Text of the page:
From The Photographer’s Mind: Creative Thinking for Better Digital Photos by Michael Freeman:

“[What] inspires a photographer to raise the camera may be entirely without substance, something that pervades the entire scene. In this case, I’m specifically thinking about light, and most of us at some time simply find the lighting conditions so attractive or interesting that we want to photograph them interacting with something, anything. Exactly what the light is striking becomes much less important than its own quality…. Color, too, attracts the attention of some photographers as a subject in its own right. Even more than light, it offers the possibilities of abstracted compositions in which the color combinations themselves appeal, regardless of what physical objects they are part of.”

From More Than a Rock: Essays on Art, Creativity, Photography, Nature, and Life by Guy Tal:

“It may seem that the photographic medium, recording light reflected off actual subjects, is unsuitable for abstraction, but this is obviously not true. Like any other artist, the photographer may willingly omit significant details to force their viewers into an experience they may not notice if distracted by the literal recognition of superfluous elements. 

“In a sense, every photograph extracts a selection of elements from a greater context, allowing the artist to isolate such things as line, pattern, and form by means of careful composition, to a point where the literal subject may become altogether unrecognizable. As such, in photography we can talk not only about a work being abstract or literal, but also about degrees of abstraction.”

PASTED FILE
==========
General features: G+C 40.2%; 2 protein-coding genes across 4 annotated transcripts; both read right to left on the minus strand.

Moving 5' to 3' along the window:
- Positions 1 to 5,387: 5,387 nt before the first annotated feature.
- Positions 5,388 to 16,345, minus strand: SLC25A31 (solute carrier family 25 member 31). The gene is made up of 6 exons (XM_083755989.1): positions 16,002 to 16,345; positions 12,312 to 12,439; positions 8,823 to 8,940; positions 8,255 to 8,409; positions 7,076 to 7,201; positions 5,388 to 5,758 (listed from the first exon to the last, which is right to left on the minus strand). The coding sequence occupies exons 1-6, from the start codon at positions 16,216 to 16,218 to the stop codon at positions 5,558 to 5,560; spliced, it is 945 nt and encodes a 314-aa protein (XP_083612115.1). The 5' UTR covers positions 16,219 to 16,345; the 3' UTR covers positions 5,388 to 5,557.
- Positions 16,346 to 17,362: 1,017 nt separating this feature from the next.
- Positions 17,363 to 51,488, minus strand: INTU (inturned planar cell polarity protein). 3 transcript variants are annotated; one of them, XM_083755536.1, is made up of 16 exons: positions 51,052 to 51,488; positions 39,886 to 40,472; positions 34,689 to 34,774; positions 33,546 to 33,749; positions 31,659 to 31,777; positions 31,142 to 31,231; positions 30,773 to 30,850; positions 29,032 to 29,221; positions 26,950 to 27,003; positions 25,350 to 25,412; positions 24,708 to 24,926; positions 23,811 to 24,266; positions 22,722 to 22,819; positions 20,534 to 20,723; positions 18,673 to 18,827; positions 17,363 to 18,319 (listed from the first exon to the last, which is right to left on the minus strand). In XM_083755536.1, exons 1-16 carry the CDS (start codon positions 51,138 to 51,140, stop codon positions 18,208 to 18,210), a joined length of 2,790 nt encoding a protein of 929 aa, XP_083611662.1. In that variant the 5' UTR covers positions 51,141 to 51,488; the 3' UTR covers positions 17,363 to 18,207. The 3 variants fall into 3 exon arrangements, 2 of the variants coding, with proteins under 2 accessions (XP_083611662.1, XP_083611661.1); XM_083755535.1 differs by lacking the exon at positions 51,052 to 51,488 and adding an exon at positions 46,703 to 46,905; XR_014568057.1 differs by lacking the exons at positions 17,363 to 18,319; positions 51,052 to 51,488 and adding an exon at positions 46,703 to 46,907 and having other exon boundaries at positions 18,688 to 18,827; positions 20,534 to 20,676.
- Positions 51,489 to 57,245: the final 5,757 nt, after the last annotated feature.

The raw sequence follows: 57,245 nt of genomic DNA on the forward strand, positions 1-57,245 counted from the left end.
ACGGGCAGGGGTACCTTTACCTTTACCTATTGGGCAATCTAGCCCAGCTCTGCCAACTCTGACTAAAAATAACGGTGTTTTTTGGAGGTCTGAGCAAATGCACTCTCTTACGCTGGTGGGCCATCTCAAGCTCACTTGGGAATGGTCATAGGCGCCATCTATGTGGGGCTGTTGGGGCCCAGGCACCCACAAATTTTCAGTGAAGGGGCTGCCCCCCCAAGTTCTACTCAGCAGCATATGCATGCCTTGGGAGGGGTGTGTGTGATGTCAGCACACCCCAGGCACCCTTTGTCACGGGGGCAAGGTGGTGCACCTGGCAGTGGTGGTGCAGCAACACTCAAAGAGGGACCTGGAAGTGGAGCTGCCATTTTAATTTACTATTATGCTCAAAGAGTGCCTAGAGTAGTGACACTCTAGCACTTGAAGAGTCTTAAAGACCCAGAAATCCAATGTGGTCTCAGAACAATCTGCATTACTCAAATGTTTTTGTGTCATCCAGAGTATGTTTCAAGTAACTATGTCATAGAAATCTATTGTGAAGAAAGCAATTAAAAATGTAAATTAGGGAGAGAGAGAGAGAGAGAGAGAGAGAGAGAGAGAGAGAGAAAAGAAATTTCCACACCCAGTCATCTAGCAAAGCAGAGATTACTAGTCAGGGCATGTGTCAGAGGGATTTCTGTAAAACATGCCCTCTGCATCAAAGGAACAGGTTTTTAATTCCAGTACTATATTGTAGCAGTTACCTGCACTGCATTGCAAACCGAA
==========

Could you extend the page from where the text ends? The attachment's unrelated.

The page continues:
As I mentioned in a previous post — Work, Walk, Discover: Hydrangeas in Winter — I’m working on several sets of photos from numerous walks through the ‘hood, where I’m hunting out bits of winter color. For this post and the next one, I separated out those images that were more abstract — those with simple or stark shapes and textures. Here’s the first batch, showing the presence of a dominant color (or two) against a textured natural or manmade (concrete, stone, or brick) background.

Here’s the second batch. On one side of a roadway that bisects the cemetery gardens, there are a dozen flowering dogwoods that, of course, have lost their leaves but are already beginning to produce buds that will burst out as new flowers in late February or early March. These eight photos — simply colored, monochromatic, almost black-and-white — seemed to work out well because it was a cloudy day and the filtered sunlight gave their whites and grays (as well as muted blues and background greens), a bit of silver cast that processed nicely in Lightroom.

From the first two photos, you can see how densely the branches and buds on a single tree are packed; and behind them are another dozen or so additional dogwoods that added to the sense that there are hundreds more flowery branches, just dormantly biding their time. While walking among these trees, I found just one remaining spent leaf turned by autumn, the tiny marionette — surprise! — in the last photo.

Thanks for reading and taking a look!

7 Comments

    1. Thanks, Laurie. I’ve been having a good time on my “color hunts” … lots of fun just aiming the zoom lens at some apparently colorless plants, then finding these little gems of red, yellow, and gold hidden inside!

      Dale
    1. Thanks, Irene. I love photography books, and use them frequently for ideas or, as often, to help me understand or explain the work I’ve already done! Guy Tal’s book is a good one about photography and creativity, and all of Michael Freeman’s books are great tutorials for how to think about photography generally.

      Thanks for the comment!

      Dale

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